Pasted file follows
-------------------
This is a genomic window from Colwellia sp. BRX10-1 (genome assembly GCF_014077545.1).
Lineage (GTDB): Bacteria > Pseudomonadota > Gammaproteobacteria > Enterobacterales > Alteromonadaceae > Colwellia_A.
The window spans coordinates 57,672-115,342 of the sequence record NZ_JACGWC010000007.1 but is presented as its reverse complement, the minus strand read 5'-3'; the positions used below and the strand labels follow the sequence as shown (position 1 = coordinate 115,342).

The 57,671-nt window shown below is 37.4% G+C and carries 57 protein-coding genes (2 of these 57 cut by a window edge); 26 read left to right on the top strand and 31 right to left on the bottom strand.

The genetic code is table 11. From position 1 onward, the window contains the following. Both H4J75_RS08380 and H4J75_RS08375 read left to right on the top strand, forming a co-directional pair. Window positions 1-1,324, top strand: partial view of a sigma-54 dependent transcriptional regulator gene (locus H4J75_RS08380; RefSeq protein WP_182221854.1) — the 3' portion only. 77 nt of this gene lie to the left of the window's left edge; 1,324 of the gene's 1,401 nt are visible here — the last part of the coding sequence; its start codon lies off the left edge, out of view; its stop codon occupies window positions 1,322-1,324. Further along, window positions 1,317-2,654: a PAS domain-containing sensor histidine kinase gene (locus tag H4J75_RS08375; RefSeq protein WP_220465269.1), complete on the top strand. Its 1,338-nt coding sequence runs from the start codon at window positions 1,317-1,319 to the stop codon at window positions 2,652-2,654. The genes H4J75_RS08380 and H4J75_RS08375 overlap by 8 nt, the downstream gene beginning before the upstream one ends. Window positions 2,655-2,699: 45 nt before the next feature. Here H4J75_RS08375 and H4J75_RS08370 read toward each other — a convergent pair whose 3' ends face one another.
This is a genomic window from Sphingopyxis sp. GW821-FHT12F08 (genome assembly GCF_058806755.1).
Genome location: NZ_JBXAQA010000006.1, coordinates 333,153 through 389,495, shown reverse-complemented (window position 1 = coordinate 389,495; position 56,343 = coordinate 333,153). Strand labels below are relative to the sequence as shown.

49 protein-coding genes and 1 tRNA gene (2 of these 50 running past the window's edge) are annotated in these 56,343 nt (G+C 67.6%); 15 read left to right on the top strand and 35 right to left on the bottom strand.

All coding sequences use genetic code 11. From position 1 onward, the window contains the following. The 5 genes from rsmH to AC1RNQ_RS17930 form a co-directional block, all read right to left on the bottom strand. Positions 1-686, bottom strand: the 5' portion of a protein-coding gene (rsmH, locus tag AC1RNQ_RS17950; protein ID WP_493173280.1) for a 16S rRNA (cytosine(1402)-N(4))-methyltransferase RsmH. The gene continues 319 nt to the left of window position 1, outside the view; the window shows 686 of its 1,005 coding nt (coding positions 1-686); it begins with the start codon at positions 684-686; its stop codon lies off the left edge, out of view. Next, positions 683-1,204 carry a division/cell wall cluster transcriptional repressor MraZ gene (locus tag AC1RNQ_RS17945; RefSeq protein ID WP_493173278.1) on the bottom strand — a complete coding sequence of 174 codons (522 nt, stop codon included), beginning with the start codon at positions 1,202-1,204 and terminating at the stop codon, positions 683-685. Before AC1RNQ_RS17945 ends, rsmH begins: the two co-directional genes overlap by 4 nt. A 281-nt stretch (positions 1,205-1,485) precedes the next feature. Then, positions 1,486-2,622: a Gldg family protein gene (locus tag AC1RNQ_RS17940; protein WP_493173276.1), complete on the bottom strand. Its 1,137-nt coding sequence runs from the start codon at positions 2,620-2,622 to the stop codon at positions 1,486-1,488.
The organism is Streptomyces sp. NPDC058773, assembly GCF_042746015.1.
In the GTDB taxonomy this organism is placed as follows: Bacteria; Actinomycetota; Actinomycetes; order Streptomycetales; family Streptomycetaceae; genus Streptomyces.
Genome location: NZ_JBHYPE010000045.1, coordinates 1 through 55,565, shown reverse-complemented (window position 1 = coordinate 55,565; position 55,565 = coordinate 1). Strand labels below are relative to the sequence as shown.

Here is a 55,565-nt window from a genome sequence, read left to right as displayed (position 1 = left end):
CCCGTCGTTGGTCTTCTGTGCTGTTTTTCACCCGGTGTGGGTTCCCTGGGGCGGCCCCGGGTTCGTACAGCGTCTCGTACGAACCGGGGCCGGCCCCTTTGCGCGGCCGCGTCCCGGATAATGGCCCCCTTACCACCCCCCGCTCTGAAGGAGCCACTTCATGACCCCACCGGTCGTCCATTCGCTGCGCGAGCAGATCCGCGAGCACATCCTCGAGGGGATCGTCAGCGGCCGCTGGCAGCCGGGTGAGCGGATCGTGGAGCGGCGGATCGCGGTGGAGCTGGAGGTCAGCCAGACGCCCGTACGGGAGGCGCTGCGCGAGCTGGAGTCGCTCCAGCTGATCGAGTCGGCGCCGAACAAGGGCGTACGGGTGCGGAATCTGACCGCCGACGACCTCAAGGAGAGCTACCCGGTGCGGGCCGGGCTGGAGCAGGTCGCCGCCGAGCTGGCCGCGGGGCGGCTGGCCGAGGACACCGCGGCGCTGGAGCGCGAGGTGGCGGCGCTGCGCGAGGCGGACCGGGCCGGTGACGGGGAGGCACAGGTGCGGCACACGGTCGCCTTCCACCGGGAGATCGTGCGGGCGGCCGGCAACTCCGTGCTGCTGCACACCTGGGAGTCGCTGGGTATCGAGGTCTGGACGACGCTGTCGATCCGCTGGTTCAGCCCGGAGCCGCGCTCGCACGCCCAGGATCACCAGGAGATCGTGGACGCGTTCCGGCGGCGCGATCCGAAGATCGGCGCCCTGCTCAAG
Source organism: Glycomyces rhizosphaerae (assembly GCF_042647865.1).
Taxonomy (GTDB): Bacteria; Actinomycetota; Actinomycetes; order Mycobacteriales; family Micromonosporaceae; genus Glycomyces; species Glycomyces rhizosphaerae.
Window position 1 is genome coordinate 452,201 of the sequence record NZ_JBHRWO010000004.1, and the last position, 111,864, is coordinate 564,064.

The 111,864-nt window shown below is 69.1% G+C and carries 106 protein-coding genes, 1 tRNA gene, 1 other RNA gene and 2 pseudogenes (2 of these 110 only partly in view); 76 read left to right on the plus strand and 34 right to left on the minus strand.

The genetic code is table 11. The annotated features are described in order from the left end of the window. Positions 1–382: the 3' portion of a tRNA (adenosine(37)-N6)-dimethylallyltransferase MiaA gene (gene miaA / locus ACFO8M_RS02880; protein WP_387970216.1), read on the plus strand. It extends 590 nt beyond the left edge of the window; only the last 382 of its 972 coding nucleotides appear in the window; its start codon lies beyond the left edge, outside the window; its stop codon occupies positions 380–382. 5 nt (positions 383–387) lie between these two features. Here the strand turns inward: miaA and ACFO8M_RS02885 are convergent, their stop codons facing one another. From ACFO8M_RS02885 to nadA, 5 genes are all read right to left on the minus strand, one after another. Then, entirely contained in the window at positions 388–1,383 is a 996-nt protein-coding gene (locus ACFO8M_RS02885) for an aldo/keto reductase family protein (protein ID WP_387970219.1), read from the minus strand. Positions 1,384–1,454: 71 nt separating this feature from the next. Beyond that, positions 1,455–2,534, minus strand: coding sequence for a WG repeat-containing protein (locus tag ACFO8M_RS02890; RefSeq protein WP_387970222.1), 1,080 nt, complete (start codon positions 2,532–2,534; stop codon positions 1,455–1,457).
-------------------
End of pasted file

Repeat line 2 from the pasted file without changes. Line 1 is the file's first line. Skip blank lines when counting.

Lineage (GTDB): Bacteria > Pseudomonadota > Gammaproteobacteria > Enterobacterales > Alteromonadaceae > Colwellia_A.